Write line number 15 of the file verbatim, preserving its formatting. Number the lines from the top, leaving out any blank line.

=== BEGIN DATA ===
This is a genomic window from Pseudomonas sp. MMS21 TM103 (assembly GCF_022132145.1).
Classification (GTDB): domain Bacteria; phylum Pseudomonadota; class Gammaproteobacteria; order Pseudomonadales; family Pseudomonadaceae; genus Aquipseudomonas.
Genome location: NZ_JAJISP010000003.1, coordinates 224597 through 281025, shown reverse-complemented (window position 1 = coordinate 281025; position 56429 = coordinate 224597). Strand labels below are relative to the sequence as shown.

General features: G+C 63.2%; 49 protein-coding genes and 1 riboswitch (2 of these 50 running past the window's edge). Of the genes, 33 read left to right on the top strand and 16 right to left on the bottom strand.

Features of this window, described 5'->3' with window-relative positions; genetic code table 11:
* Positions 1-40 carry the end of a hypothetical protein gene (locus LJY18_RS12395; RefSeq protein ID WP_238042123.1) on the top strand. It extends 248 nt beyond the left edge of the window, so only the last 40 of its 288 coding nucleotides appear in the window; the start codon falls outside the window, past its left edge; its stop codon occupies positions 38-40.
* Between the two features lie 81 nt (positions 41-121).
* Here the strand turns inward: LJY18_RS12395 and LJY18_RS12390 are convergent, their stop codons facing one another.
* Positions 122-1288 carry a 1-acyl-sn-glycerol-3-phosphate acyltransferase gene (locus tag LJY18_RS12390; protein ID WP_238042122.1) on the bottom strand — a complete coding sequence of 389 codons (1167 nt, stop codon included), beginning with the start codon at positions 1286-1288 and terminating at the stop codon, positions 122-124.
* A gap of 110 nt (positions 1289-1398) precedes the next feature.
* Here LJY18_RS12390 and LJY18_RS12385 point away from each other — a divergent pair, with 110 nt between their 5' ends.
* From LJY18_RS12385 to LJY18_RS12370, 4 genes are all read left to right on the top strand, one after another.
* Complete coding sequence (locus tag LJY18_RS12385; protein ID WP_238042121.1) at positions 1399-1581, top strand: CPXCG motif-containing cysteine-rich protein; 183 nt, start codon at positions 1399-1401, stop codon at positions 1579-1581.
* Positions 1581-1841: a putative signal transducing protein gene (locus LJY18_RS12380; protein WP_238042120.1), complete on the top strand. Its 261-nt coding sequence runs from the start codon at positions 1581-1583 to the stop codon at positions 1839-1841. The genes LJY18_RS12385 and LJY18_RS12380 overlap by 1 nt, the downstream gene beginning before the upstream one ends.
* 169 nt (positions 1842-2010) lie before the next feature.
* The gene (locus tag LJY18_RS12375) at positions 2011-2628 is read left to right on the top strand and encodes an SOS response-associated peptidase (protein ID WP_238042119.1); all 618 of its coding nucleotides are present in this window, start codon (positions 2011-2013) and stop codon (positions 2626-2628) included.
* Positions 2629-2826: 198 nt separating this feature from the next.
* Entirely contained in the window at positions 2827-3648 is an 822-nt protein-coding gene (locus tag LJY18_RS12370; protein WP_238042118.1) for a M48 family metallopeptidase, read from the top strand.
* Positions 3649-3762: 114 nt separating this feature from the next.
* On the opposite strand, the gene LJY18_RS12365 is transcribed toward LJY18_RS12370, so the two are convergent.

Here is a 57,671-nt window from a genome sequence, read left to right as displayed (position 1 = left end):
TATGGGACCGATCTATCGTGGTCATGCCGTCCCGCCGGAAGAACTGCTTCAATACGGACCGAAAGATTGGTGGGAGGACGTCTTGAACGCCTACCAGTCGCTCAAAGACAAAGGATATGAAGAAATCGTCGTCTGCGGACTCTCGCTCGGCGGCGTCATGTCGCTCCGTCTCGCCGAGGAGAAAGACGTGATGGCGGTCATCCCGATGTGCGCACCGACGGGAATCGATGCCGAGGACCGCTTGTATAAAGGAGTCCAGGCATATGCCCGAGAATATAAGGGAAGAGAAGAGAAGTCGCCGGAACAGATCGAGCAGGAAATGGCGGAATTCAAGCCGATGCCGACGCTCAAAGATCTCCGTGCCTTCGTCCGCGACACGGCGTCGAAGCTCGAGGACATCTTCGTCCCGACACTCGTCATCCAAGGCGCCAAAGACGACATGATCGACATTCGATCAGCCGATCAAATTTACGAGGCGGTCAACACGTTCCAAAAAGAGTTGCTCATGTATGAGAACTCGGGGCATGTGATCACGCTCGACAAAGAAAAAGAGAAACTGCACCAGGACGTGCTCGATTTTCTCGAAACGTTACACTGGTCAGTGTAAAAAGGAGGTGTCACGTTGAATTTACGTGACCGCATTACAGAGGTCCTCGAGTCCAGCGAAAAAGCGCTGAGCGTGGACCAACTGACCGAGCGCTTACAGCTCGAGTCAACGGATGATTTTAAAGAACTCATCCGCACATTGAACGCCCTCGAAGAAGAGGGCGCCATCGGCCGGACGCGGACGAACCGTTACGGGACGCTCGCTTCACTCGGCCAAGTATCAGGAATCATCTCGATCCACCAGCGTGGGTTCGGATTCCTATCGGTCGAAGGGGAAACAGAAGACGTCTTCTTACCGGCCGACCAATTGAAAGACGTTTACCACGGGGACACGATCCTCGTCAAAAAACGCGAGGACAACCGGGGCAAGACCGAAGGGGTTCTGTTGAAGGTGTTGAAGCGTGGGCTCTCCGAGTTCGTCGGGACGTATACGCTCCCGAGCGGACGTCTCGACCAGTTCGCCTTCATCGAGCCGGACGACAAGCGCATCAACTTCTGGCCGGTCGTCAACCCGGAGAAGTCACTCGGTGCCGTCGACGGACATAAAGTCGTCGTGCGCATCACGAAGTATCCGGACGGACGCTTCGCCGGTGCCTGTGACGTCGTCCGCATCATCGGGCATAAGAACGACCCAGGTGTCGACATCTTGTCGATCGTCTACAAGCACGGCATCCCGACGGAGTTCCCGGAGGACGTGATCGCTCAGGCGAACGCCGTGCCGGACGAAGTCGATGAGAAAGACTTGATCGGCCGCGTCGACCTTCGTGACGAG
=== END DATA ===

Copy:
* 169 nt (positions 1842-2010) lie before the next feature.